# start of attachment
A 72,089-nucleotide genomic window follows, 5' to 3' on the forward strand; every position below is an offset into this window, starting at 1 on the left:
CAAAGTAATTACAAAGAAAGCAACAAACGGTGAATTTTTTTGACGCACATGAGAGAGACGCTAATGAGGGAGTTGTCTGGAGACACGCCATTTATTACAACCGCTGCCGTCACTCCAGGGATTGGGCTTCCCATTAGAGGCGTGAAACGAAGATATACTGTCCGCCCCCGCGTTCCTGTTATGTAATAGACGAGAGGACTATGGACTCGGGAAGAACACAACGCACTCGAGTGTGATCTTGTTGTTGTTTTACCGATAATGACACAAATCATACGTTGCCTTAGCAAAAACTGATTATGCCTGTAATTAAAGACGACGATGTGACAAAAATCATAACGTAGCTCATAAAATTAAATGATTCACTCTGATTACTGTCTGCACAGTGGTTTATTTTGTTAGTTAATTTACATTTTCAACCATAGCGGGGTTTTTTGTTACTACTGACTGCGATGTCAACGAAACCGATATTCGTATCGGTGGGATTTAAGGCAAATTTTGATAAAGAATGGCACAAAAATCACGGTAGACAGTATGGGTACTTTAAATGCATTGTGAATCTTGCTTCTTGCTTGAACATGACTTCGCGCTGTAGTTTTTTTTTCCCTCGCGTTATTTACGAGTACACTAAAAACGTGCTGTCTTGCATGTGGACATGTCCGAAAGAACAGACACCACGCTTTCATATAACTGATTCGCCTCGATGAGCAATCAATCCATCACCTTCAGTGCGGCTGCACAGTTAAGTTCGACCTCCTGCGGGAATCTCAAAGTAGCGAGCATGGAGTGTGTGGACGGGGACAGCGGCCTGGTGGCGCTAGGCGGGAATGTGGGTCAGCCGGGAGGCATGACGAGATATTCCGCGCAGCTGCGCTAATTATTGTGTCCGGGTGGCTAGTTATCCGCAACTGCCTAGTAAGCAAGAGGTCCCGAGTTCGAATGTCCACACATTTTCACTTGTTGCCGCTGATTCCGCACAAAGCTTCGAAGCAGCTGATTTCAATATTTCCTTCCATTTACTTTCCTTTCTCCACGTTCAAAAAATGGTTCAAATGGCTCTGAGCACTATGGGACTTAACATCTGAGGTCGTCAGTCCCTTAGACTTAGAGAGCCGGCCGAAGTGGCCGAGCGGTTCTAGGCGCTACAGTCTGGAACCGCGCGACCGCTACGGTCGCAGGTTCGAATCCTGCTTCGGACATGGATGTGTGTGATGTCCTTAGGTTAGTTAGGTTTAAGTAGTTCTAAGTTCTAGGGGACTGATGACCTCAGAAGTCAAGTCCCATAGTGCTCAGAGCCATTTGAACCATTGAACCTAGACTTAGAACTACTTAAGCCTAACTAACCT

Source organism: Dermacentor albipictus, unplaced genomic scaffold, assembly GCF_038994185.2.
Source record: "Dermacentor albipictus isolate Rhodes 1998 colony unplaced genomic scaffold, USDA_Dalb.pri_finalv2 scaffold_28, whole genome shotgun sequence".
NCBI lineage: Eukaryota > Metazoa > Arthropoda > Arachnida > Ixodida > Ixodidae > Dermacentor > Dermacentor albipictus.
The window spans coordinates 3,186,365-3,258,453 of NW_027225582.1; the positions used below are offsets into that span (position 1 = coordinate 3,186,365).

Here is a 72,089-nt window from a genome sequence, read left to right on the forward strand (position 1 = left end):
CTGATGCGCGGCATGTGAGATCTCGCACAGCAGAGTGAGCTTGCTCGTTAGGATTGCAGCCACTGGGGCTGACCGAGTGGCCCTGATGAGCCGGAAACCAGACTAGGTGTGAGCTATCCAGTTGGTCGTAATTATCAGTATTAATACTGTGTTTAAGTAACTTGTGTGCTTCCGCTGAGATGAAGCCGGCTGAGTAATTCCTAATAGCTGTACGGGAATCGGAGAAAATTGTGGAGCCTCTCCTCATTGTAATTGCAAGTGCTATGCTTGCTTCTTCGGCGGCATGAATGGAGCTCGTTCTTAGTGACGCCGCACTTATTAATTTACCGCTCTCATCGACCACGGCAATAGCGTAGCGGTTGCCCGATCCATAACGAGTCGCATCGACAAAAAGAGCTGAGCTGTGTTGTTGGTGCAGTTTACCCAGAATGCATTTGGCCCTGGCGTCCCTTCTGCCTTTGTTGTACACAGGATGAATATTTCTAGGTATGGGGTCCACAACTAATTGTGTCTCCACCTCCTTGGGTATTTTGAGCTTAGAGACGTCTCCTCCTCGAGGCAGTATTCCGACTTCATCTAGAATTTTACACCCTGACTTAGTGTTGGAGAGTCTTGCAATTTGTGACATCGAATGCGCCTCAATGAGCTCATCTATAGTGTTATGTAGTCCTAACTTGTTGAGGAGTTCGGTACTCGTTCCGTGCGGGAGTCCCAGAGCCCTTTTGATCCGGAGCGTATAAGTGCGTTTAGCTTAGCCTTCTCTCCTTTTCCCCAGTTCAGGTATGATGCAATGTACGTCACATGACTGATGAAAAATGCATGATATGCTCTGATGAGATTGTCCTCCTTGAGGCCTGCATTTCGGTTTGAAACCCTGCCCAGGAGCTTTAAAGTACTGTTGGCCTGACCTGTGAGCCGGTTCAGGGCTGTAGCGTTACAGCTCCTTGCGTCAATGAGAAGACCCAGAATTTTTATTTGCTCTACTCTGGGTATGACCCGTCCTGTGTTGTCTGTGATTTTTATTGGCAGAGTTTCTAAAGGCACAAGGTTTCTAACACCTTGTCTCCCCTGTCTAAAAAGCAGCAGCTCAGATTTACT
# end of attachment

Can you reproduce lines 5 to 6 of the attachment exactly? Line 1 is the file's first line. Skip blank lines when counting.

NCBI lineage: Eukaryota > Metazoa > Arthropoda > Arachnida > Ixodida > Ixodidae > Dermacentor > Dermacentor albipictus.
The window spans coordinates 3,186,365-3,258,453 of NW_027225582.1; the positions used below are offsets into that span (position 1 = coordinate 3,186,365).